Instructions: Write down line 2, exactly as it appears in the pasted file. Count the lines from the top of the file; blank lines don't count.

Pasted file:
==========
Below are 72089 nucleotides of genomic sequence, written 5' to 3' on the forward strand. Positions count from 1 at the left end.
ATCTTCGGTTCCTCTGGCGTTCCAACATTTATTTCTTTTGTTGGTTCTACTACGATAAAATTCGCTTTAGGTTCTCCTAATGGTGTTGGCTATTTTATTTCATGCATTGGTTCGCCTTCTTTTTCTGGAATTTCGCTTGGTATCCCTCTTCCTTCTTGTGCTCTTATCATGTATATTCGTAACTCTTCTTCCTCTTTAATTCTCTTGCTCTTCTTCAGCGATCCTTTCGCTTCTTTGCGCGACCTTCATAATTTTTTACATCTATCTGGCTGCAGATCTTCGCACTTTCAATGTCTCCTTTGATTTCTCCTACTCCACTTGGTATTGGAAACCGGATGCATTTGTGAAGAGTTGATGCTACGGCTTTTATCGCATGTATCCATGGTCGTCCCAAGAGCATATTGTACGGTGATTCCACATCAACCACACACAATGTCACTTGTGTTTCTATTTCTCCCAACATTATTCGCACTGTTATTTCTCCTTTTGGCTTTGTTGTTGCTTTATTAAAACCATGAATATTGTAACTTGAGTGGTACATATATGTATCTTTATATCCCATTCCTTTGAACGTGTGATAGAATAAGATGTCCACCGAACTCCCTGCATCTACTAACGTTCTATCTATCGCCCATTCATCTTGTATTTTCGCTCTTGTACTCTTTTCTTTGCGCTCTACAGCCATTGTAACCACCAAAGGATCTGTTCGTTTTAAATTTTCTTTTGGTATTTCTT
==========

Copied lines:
ATCTTCGGTTCCTCTGGCGTTCCAACATTTATTTCTTTTGTTGGTTCTACTACGATAAAATTCGCTTTAGGTTCTCCTAATGGTGTTGGCTATTTTATTTCATGCATTGGTTCGCCTTCTTTTTCTGGAATTTCGCTTGGTATCCCTCTTCCTTCTTGTGCTCTTATCATGTATATTCGTAACTCTTCTTCCTCTTTAATTCTCTTGCTCTTCTTCAGCGATCCTTTCGCTTCTTTGCGCGACCTTCATAATTTTTTACATCTATCTGGCTGCAGATCTTCGCACTTTCAATGTCTCCTTTGATTTCTCCTACTCCACTTGGTATTGGAAACCGGATGCATTTGTGAAGAGTTGATGCTACGGCTTTTATCGCATGTATCCATGGTCGTCCCAAGAGCATATTGTACGGTGATTCCACATCAACCACACACAATGTCACTTGTGTTTCTATTTCTCCCAACATTATTCGCACTGTTATTTCTCCTTTTGGCTTTGTTGTTGCTTTATTAAAACCATGAATATTGTAACTTGAGTGGTACATATATGTATCTTTATATCCCATTCCTTTGAACGTGTGATAGAATAAGATGTCCACCGAACTCCCTGCATCTACTAACGTTCTATCTATCGCCCATTCATCTTGTATTTTCGCTCTTGTACTCTTTTCTTTGCGCTCTACAGCCATTGTAACCACCAAAGGATCTGTTCGTTTTAAATTTTCTTTTGGTATTTCTT